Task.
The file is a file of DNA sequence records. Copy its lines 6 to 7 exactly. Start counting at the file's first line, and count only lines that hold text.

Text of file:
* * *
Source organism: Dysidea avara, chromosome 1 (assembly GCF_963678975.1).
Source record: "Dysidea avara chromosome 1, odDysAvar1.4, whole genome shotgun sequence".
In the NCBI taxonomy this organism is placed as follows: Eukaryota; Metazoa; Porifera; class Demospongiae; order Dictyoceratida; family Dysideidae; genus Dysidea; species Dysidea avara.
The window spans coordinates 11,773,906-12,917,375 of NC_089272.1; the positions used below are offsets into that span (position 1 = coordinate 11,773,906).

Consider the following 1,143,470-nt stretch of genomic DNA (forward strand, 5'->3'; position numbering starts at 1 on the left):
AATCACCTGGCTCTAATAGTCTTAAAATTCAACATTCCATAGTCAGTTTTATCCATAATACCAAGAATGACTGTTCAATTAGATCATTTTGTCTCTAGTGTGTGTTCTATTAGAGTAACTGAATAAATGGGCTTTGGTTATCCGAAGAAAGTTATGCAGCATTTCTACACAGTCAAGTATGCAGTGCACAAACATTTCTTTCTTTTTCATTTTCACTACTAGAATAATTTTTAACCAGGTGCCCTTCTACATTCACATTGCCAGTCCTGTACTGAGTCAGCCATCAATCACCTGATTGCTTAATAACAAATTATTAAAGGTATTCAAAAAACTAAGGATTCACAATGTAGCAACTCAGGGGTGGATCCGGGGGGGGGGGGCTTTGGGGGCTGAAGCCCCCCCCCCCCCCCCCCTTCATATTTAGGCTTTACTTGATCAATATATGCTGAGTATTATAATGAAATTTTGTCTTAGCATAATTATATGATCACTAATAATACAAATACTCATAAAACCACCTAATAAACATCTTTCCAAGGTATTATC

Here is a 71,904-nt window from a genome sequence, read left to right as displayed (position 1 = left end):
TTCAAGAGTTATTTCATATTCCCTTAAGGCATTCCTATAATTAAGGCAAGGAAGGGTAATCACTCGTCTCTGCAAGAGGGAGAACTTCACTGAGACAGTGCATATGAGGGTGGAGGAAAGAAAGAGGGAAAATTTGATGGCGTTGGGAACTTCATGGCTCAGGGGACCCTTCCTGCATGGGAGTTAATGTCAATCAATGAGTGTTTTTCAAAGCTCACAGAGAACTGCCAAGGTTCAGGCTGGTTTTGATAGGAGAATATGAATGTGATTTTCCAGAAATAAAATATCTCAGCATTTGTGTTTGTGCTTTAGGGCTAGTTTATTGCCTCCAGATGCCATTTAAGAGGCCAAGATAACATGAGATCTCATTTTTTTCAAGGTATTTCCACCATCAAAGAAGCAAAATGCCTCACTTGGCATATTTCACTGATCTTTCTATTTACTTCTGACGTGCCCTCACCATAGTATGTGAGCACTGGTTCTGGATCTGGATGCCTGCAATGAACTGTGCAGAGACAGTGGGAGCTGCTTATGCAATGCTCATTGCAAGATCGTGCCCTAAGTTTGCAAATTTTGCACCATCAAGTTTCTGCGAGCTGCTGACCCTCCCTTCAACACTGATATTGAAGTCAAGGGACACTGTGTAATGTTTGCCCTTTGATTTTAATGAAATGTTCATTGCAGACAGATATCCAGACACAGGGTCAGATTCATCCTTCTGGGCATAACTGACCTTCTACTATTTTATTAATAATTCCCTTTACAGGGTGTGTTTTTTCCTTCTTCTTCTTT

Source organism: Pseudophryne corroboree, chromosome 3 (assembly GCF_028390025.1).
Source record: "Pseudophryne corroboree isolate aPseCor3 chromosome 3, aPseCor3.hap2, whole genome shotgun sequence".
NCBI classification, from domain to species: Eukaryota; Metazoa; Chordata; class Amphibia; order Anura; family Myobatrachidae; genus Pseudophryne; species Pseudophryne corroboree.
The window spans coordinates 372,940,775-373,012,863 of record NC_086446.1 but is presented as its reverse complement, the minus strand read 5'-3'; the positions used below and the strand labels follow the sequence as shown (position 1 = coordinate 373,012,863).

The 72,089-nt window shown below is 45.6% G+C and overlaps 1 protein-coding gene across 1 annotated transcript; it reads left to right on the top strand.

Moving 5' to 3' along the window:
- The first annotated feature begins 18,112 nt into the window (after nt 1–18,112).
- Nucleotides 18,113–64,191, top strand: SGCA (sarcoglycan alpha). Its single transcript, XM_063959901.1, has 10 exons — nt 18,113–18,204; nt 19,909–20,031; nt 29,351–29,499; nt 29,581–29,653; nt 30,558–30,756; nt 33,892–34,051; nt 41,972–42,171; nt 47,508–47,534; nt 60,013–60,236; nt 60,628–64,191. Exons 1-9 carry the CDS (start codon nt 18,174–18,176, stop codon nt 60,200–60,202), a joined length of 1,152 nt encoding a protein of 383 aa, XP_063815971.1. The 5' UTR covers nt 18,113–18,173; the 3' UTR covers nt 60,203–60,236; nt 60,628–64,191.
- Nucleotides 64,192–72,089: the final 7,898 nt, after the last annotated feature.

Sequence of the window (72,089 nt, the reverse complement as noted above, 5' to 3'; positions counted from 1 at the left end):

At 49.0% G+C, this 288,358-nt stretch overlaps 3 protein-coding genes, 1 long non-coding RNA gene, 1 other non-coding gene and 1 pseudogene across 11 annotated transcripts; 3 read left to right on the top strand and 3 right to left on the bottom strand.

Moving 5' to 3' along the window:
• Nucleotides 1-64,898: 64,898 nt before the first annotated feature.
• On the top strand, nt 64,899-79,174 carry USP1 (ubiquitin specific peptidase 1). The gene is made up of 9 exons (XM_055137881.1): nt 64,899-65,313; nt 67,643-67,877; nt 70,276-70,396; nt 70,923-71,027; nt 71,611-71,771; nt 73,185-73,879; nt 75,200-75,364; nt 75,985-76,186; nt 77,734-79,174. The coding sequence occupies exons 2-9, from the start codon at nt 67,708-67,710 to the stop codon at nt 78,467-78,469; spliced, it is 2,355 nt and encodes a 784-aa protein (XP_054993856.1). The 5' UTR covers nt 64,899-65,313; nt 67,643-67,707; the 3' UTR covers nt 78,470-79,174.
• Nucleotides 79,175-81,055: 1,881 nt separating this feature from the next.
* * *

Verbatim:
AATCACCTGGCTCTAATAGTCTTAAAATTCAACATTCCATAGTCAGTTTTATCCATAATACCAAGAATGACTGTTCAATTAGATCATTTTGTCTCTAGTGTGTGTTCTATTAGAGTAACTGAATAAATGGGCTTTGGTTATCCGAAGAAAGTTATGCAGCATTTCTACACAGTCAAGTATGCAGTGCACAAACATTTCTTTCTTTTTCATTTTCACTACTAGAATAATTTTTAACCAGGTGCCCTTCTACATTCACATTGCCAGTCCTGTACTGAGTCAGCCATCAATCACCTGATTGCTTAATAACAAATTATTAAAGGTATTCAAAAAACTAAGGATTCACAATGTAGCAACTCAGGGGTGGATCCGGGGGGGGGGGGCTTTGGGGGCTGAAGCCCCCCCCCCCCCCCCCCTTCATATTTAGGCTTTACTTGATCAATATATGCTGAGTATTATAATGAAATTTTGTCTTAGCATAATTATATGATCACTAATAATACAAATACTCATAAAACCACCTAATAAACATCTTTCCAAGGTATTATC

Here is a 71,904-nt window from a genome sequence, read left to right as displayed (position 1 = left end):